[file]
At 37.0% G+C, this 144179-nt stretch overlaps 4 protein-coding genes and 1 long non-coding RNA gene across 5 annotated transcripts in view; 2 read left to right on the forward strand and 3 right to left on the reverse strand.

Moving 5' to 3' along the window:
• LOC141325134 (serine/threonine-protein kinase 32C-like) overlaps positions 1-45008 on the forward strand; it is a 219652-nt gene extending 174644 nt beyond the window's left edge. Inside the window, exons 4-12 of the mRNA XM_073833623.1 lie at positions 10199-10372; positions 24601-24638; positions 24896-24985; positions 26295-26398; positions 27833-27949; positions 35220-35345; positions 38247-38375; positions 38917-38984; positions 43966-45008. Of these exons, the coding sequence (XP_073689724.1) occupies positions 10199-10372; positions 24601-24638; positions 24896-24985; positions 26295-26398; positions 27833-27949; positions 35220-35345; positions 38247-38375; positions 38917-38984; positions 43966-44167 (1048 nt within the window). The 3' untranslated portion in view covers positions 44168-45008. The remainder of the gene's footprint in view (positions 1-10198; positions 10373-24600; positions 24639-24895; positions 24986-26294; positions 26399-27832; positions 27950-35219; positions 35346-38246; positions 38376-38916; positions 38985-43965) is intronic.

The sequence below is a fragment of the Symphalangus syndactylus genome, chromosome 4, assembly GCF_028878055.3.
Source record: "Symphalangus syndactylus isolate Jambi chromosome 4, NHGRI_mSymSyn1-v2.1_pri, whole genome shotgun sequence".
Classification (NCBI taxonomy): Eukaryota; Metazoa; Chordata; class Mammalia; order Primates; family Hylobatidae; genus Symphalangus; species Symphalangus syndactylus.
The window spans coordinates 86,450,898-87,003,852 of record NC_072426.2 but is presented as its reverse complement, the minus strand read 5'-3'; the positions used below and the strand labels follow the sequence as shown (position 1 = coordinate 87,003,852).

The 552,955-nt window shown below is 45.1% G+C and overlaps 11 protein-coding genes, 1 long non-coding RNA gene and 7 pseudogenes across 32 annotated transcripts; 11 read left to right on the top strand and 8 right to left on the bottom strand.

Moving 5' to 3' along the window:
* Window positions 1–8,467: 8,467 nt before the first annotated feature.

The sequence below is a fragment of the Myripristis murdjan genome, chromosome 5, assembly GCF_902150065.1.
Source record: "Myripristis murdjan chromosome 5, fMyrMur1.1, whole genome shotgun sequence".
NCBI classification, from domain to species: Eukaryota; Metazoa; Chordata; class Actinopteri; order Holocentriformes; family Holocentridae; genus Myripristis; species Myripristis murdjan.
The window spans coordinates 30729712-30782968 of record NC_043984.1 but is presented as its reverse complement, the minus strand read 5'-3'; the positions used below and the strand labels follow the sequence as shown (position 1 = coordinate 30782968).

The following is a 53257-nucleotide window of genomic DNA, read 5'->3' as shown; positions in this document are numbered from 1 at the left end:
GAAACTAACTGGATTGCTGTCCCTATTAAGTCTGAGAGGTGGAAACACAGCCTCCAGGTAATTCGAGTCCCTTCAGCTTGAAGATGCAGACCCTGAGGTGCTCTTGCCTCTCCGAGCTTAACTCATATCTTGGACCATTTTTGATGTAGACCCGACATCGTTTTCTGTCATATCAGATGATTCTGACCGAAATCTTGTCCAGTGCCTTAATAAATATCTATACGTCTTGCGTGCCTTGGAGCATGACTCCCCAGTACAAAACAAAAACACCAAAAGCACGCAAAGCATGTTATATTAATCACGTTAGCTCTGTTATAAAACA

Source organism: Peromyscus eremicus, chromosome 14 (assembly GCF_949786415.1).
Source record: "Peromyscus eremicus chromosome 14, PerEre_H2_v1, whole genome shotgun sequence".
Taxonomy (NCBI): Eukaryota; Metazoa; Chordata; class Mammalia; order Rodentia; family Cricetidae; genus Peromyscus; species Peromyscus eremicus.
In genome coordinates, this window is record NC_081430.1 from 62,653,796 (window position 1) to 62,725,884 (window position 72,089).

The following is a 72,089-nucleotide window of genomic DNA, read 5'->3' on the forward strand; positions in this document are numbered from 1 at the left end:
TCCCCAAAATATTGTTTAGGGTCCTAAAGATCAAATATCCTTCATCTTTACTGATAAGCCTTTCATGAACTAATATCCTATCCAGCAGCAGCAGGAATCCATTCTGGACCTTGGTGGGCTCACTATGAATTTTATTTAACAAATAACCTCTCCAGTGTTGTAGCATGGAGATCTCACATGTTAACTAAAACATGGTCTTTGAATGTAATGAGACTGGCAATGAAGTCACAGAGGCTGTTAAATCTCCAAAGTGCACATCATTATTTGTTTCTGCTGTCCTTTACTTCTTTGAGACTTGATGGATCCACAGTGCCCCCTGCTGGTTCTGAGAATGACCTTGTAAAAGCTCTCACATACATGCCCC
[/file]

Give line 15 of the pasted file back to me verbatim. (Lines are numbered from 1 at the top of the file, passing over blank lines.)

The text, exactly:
The following is a 53257-nucleotide window of genomic DNA, read 5'->3' as shown; positions in this document are numbered from 1 at the left end: